As part of a bid to lower the 6.5 percent property tax hike included in the Board of Finance’s approved spending plan, the Board of Education will have another $200,000 lopped off its budget.
That means the schools will make do with $5 million less than administrators initially figured they needed.
Even so, Superintendent Philip Streifer said Tuesday that he anticipates that there won’t be an impact on children in the classrooms across town.
To make the cuts, Streifer is eyeing a range of reductions in everything from custodial supplies to athletic uniforms.
Among the cuts is a reduction in the number of school employees. The equivalent of four full-time positions will likely be cut, Streifer said, though only by attrition.
Those positions can be eliminated, he said, because this year’s kindergarten class is unusually small.
He said, though, that any greater reduction in the proposed $101 million school budget and he’ll have to look into layoffs and cuts that might hurt the education students receive.
As it is, he said, there won’t be any margin of error in the budget that city councilors and the finance board are examining now.
If there are more special education students than expected or if student numbers rise above expectations, Streifer said he’d have to go to the finance board for more money to cope with the extra costs.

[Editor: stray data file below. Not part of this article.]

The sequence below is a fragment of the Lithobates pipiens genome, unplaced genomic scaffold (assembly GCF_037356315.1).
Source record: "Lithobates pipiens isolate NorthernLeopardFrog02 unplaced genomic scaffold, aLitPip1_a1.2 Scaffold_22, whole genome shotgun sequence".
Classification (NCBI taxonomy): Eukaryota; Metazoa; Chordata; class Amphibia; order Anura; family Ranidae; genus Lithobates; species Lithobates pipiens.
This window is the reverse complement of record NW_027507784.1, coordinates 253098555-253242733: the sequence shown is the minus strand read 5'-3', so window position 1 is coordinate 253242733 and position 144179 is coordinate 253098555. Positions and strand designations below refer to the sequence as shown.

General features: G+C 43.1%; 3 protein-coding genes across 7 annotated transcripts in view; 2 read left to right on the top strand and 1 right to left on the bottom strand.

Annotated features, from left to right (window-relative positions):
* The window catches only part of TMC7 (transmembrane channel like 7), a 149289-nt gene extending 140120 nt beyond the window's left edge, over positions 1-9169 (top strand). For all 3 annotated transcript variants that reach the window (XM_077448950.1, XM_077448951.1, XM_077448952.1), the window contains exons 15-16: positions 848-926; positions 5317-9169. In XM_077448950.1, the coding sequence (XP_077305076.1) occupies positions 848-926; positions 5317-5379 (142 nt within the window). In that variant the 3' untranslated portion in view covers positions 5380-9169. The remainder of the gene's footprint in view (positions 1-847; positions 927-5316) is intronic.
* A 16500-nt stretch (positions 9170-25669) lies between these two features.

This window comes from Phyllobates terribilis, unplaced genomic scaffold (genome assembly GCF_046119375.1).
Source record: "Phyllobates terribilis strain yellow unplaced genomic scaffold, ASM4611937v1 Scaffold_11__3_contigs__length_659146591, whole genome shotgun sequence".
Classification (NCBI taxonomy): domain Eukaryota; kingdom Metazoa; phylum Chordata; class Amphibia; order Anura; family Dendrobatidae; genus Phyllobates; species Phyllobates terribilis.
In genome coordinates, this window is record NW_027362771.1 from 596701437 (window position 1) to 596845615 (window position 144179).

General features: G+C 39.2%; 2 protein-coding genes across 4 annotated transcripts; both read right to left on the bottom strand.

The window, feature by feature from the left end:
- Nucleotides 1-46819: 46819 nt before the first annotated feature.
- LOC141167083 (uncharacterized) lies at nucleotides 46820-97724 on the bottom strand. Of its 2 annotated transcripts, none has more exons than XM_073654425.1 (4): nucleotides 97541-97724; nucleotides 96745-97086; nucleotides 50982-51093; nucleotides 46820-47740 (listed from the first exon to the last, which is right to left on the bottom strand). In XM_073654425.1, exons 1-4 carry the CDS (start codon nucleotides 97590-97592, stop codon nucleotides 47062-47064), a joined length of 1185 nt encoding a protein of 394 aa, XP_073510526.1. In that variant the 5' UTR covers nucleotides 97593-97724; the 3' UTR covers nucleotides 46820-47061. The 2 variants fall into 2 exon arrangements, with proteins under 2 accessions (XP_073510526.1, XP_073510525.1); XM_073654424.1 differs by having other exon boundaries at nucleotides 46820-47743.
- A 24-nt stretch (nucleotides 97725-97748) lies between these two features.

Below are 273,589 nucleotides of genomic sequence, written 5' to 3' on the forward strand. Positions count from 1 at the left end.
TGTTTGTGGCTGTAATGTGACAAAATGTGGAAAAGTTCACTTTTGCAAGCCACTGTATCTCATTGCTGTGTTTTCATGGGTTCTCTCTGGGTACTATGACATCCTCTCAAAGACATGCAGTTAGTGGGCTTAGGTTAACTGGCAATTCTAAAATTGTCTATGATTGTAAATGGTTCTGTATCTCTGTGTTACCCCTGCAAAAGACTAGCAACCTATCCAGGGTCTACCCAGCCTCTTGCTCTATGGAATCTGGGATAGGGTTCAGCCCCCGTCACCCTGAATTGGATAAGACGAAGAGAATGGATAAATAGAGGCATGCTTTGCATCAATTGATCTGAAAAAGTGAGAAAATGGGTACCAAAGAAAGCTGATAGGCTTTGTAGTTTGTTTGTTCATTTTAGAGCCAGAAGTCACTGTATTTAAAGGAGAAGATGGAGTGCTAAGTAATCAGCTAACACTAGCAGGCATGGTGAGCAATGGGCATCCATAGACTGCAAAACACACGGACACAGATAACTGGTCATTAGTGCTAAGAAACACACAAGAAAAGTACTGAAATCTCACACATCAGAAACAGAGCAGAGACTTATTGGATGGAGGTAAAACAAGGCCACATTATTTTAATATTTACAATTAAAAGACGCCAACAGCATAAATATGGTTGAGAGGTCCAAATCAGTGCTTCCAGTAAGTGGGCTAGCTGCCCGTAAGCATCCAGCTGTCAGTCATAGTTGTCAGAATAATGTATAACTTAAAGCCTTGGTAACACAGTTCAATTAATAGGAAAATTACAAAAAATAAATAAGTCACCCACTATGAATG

Barbara Doyle, who chairs the school board, said officials have “worked very hard over the last several years” to ensure Bristol’s schools were making required yearly progress in boosting tests scores.
If cuts are made, she said, there will be an effect on achievement.
“We don’t want to be taken over by the state,” Doyle said, so continuing to make progress is a necessity. Bristol is the only major urban district in the state that’s not in imminent danger of a takeover.
Streifer said that the legislature could worsen the situation if a $600,000 reading improvement grant doesn’t get funding, which would cost Bristol the money for six instructors and others who are focused on helping elementary and middle school students learn to read better.
Streifer said the cut is “irrational” and perhaps “the craziest thing” the state could cut given the success the program has had in Bristol.
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